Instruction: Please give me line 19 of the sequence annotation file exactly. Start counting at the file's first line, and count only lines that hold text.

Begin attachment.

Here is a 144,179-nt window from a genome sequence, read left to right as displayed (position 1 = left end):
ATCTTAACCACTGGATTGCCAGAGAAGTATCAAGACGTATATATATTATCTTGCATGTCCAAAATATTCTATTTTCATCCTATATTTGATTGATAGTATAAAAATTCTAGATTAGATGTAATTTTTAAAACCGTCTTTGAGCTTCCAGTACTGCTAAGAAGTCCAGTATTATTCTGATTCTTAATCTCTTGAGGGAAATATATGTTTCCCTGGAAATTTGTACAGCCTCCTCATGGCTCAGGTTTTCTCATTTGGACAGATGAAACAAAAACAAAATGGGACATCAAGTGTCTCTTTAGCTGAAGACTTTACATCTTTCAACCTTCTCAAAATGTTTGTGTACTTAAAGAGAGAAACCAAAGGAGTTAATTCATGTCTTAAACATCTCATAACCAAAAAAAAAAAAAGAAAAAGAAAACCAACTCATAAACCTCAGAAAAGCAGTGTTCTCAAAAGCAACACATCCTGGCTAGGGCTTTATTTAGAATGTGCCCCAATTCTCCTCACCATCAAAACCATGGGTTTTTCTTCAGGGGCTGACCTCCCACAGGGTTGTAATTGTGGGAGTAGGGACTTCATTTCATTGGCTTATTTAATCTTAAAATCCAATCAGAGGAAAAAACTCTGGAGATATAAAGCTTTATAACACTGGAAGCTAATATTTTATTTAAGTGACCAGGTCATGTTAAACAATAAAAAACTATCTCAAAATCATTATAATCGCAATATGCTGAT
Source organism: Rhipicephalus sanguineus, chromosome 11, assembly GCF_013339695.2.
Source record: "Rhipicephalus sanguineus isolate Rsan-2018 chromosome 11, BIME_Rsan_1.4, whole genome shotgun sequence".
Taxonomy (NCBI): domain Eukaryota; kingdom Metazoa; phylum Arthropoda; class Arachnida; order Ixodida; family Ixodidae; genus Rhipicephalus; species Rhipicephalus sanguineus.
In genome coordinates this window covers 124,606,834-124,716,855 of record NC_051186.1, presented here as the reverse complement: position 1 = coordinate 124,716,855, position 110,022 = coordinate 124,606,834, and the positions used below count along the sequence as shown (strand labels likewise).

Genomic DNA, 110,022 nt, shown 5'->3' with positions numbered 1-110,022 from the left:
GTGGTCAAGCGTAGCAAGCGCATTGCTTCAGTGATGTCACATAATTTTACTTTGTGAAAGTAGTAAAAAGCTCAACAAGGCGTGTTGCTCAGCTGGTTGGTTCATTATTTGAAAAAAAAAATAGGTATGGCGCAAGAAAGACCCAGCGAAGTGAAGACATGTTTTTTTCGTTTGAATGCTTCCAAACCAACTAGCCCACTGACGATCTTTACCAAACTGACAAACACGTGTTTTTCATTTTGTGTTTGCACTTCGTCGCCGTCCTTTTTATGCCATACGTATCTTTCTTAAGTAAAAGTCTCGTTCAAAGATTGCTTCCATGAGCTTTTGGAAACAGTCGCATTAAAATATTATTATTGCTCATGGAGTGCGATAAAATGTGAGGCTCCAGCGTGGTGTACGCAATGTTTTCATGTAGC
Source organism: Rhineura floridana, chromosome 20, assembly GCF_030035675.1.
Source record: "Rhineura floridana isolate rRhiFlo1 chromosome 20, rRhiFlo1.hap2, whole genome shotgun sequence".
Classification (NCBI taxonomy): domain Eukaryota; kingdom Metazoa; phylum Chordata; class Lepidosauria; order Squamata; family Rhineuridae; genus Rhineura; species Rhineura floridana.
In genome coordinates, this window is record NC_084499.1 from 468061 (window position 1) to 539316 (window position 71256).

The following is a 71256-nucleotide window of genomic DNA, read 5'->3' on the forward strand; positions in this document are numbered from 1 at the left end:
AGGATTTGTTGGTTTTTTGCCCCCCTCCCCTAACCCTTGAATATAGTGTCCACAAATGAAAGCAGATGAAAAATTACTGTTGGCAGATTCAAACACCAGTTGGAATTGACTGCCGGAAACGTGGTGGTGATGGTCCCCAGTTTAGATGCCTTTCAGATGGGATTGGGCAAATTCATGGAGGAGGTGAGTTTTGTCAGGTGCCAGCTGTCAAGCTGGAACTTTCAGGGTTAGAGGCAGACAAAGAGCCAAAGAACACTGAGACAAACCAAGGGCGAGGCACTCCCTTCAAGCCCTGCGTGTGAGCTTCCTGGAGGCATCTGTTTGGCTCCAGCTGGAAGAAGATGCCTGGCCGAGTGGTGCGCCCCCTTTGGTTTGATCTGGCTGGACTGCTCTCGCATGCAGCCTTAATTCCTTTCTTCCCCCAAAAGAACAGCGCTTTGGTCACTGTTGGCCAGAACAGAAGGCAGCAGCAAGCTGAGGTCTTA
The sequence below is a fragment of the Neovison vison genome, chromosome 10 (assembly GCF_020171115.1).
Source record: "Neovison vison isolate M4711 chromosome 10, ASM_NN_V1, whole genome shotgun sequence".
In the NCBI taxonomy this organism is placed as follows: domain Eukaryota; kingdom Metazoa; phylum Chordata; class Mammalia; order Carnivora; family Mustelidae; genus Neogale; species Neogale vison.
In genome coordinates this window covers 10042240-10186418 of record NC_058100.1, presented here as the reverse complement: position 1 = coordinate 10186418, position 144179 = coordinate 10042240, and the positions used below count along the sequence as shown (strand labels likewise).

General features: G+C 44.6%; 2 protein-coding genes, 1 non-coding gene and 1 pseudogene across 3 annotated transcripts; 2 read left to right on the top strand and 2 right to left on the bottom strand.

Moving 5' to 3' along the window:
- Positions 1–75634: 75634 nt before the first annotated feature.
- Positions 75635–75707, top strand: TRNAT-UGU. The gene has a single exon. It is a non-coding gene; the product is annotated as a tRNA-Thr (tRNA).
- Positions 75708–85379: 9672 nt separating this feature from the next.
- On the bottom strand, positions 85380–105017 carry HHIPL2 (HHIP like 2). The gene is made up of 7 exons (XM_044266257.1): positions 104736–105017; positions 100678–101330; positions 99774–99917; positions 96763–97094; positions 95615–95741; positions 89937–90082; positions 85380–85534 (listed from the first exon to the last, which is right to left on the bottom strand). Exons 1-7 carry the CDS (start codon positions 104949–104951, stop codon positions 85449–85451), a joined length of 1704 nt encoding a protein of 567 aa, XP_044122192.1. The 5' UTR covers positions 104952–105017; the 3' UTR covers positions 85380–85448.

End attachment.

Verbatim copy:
General features: G+C 44.6%; 2 protein-coding genes, 1 non-coding gene and 1 pseudogene across 3 annotated transcripts; 2 read left to right on the top strand and 2 right to left on the bottom strand.